new arrivals on the farm

Recently we had a friend over for dinner and he offered us 30 meat chooks that were surplus to his needs. He kindly grew them out until they no longer needed heating and then passed them on to us for a carton of beer. 

We have no experience growing meat chooks, so it will be an interesting experiment. So far they are living very happily with our egg chooks, scratching about on pasture and able to freely undergo their natural chicken behaviours. I foresee a lot of chicken dinners in the future. 

We will have to process them at various sizes due to only having very limited freezer space. We also have a couple of Australorp roosters which are not too far from going in the pot. I'm interested to see the difference in flavour and texture between the meat chickens and the heritage Australorp chicken. We might need to cook them side by side as a comparison. 

It's already clear that the meat chickens are a far more cost-effective breed to put in the pot. The rate at which they can convert feed into weight is astounding to watch.  They are already the same size as our Austrlorp chicks that hatched out 6 weeks ago. 

We also have another new addition to the farm, which readers who follow along on Instagram might have already heard about. Meet Emma the Maremma who is to the right of Hagrid in the photo below. We will probably change her name to Gemma, as there is already one Emma here, clearly. And since I was here first, I claim shotgun on keeping my name. Already I have called back to answer Grant when he was calling her. Ha!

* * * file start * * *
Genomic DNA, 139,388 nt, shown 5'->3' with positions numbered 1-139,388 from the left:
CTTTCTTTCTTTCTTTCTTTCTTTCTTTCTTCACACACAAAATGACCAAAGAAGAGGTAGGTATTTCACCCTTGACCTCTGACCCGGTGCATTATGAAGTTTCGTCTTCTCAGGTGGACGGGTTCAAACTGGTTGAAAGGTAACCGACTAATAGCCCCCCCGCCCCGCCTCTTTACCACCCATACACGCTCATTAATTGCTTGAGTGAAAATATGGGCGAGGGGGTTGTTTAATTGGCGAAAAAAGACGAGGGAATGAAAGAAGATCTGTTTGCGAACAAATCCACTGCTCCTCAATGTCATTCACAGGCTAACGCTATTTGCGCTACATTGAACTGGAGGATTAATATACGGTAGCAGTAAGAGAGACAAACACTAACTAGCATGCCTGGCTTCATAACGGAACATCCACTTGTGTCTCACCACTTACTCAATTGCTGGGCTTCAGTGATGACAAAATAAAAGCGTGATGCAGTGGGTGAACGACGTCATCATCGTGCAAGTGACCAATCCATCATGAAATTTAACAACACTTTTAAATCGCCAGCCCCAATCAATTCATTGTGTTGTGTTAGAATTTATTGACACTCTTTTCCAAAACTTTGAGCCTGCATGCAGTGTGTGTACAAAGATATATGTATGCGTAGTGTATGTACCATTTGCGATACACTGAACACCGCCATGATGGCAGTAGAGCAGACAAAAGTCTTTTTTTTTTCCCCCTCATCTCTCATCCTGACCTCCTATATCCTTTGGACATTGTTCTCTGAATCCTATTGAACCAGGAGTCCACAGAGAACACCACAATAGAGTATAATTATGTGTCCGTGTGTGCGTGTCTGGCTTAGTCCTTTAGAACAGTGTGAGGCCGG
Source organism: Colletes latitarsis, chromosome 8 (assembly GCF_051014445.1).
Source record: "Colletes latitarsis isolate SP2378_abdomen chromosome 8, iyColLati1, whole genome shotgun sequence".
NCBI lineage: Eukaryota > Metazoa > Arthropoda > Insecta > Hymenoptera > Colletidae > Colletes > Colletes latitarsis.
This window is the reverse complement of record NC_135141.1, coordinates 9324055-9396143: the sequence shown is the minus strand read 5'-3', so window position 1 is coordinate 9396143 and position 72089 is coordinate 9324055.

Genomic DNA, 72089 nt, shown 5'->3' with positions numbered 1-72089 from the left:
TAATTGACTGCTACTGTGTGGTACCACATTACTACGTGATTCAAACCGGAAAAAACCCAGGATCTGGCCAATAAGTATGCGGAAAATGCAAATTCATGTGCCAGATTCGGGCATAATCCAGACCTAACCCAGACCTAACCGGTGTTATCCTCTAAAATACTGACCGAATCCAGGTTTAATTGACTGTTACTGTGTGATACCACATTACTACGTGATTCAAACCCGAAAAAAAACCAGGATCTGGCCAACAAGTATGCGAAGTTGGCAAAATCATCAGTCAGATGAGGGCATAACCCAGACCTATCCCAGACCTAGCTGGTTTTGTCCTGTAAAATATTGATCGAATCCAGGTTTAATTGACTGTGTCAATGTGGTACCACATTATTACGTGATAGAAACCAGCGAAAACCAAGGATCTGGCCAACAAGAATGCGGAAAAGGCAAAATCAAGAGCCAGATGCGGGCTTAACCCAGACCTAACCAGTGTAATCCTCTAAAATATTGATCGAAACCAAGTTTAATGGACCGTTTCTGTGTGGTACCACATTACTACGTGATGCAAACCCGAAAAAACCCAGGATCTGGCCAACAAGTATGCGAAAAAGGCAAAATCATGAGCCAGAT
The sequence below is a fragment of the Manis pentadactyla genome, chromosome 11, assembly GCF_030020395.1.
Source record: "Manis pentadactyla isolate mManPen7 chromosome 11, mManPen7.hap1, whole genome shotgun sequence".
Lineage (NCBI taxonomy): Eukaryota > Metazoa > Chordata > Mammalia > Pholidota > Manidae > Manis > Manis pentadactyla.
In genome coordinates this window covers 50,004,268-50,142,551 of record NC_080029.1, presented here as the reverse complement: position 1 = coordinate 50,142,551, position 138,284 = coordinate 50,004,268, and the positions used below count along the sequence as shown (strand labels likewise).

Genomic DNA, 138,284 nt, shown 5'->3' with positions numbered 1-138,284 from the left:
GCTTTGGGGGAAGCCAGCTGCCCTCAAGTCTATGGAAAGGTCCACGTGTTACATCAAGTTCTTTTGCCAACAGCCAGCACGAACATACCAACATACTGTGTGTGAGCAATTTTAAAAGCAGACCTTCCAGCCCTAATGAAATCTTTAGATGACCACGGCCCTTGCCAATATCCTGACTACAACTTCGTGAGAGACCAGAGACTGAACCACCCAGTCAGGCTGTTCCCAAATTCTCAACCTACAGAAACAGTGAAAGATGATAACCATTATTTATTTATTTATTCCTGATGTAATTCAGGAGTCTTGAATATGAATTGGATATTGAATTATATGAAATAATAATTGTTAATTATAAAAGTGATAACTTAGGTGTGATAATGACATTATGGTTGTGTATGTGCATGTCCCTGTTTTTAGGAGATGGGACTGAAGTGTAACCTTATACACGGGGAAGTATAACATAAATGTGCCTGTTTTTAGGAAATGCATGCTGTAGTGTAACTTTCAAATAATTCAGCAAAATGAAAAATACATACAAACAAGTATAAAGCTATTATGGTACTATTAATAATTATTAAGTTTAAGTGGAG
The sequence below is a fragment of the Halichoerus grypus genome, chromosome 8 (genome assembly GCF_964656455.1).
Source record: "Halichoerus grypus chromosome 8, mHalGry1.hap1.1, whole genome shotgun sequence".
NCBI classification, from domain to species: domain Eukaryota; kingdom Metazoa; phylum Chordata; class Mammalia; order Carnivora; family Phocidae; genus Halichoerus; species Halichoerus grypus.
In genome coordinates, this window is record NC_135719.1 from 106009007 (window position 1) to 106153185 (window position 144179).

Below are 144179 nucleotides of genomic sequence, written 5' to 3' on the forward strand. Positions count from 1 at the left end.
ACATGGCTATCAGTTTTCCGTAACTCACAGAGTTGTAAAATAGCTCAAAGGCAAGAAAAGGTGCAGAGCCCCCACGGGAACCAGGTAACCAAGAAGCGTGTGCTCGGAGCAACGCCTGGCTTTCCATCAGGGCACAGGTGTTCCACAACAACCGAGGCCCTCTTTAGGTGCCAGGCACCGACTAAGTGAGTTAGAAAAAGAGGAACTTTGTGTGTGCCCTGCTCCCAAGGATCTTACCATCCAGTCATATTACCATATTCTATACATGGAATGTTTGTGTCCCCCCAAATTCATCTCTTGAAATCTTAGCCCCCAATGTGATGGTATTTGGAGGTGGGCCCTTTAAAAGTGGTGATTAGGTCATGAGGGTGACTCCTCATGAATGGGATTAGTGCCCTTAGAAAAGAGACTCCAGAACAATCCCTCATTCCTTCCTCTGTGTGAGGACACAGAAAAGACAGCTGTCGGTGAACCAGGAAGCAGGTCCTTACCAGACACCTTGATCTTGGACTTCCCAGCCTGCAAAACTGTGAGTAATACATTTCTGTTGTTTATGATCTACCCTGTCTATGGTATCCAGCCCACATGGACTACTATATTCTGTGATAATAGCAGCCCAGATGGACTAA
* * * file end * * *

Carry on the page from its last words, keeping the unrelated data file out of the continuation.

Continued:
Emma is a really sweet girl. She has gentle kind eyes and particularly loves the kids, having grown up with children. She was given to us from another lovely, caring small farm. Her last farm had regular open days, and she was no longer coping with visitors on her turf.

Guardian livestock dogs are working dogs, they have been bred for thousands of years to be independent and protect their flock (animal and people) from perceived threats. Maremmas are known for being snappy dogs and as such, require respect. Anatolian shepherds like Hagrid are generally considered less snappy, but they are bigger dogs with a significantly stronger jaw. They too are bred to protect their flock and protect they will do. Having seen Hagrid in action, I wouldn't want to be on the end of those jaws.

Sadly, there are many livestock guardian dogs surrendered as their owners realize they have taken on more than they can handle. Sure, they are cool dogs. Sometimes people get lucky and end up with a chilled-out companion. But all too often, as any livestock guardian rescue organisation will tell you, people find themselves with a big independently-minded dog that has become excessively protective over its environment. 

Emma's previous owners are lovely and I was pleased to make more connections with similarly minded people in the area. They carefully made sure she was going to another farm, where she had the company of another livestock dog and would be able to work. They really do love it, and I'm pleased that she has settled in so beautifully.